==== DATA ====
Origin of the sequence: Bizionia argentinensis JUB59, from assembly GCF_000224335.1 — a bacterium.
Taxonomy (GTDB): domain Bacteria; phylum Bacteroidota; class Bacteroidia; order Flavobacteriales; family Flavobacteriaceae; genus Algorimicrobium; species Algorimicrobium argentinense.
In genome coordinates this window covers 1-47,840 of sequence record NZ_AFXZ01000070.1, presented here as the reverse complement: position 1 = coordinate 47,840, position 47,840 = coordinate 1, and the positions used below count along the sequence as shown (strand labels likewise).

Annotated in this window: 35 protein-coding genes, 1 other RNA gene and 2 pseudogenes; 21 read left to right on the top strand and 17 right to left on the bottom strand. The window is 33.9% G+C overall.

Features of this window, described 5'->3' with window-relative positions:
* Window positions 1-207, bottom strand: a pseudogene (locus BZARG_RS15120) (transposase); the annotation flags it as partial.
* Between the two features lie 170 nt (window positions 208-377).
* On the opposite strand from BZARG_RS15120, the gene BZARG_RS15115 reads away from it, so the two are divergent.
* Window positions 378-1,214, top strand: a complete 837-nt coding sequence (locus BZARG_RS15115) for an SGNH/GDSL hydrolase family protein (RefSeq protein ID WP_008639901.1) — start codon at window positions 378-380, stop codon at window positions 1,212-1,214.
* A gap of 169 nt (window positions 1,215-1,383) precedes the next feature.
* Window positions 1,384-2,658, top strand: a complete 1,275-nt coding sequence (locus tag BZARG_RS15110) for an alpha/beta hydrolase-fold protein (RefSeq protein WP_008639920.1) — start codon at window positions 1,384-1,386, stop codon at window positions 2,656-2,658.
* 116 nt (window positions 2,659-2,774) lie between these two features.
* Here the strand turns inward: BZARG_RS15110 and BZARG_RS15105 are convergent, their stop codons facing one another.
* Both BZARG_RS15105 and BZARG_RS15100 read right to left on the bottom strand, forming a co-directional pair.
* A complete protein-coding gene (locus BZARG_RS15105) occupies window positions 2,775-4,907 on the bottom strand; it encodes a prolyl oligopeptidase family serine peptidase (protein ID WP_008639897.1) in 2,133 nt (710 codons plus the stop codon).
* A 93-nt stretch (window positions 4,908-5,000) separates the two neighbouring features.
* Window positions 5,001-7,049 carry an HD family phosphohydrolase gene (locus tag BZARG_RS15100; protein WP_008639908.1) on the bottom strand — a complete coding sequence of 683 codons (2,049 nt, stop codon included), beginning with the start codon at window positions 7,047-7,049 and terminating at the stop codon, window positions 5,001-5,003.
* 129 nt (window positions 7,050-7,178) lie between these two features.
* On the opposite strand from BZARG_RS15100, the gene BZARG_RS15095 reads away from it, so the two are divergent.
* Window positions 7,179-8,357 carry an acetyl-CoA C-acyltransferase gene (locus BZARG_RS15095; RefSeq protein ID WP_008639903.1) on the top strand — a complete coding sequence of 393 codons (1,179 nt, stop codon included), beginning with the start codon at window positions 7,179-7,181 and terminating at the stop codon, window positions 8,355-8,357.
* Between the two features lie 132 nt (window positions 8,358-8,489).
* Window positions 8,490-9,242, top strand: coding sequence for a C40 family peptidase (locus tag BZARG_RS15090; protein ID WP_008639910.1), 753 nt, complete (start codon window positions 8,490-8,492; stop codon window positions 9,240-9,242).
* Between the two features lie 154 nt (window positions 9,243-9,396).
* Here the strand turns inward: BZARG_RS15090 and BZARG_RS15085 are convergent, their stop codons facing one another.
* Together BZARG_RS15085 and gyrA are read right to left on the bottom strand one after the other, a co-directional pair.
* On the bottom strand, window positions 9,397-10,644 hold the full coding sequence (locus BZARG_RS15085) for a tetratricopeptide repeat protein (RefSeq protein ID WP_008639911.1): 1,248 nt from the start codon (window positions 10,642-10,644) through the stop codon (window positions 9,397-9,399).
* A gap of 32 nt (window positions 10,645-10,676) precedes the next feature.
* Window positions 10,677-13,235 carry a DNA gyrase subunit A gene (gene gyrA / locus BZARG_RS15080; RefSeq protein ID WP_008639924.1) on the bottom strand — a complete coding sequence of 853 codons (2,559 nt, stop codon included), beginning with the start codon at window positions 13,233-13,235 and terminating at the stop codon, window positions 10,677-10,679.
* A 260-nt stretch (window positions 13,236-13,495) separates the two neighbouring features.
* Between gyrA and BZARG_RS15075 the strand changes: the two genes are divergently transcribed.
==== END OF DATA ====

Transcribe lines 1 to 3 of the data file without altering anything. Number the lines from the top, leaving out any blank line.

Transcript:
Origin of the sequence: Bizionia argentinensis JUB59, from assembly GCF_000224335.1 — a bacterium.
Taxonomy (GTDB): domain Bacteria; phylum Bacteroidota; class Bacteroidia; order Flavobacteriales; family Flavobacteriaceae; genus Algorimicrobium; species Algorimicrobium argentinense.
In genome coordinates this window covers 1-47,840 of sequence record NZ_AFXZ01000070.1, presented here as the reverse complement: position 1 = coordinate 47,840, position 47,840 = coordinate 1, and the positions used below count along the sequence as shown (strand labels likewise).